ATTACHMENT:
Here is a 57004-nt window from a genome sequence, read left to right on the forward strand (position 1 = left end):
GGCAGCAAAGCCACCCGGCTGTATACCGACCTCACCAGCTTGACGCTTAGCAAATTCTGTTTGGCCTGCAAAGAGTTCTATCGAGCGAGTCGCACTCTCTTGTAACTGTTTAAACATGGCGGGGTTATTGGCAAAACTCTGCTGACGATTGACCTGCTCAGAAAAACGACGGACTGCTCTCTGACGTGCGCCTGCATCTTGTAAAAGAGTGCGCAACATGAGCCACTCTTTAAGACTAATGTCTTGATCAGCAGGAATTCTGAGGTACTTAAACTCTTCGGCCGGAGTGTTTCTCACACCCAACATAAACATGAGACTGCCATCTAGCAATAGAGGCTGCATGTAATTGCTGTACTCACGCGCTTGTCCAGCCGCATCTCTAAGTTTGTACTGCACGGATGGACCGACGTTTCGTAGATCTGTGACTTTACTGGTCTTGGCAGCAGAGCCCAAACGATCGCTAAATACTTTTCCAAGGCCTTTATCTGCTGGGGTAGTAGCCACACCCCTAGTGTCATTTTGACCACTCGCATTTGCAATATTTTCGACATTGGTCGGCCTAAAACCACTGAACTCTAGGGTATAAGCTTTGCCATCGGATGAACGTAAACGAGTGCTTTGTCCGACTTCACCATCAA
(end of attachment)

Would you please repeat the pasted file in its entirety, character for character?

Here is a 57004-nt window from a genome sequence, read left to right on the forward strand (position 1 = left end):
GGCAGCAAAGCCACCCGGCTGTATACCGACCTCACCAGCTTGACGCTTAGCAAATTCTGTTTGGCCTGCAAAGAGTTCTATCGAGCGAGTCGCACTCTCTTGTAACTGTTTAAACATGGCGGGGTTATTGGCAAAACTCTGCTGACGATTGACCTGCTCAGAAAAACGACGGACTGCTCTCTGACGTGCGCCTGCATCTTGTAAAAGAGTGCGCAACATGAGCCACTCTTTAAGACTAATGTCTTGATCAGCAGGAATTCTGAGGTACTTAAACTCTTCGGCCGGAGTGTTTCTCACACCCAACATAAACATGAGACTGCCATCTAGCAATAGAGGCTGCATGTAATTGCTGTACTCACGCGCTTGTCCAGCCGCATCTCTAAGTTTGTACTGCACGGATGGACCGACGTTTCGTAGATCTGTGACTTTACTGGTCTTGGCAGCAGAGCCCAAACGATCGCTAAATACTTTTCCAAGGCCTTTATCTGCTGGGGTAGTAGCCACACCCCTAGTGTCATTTTGACCACTCGCATTTGCAATATTTTCGACATTGGTCGGCCTAAAACCACTGAACTCTAGGGTATAAGCTTTGCCATCGGATGAACGTAAACGAGTGCTTTGTCCGACTTCACCATCAA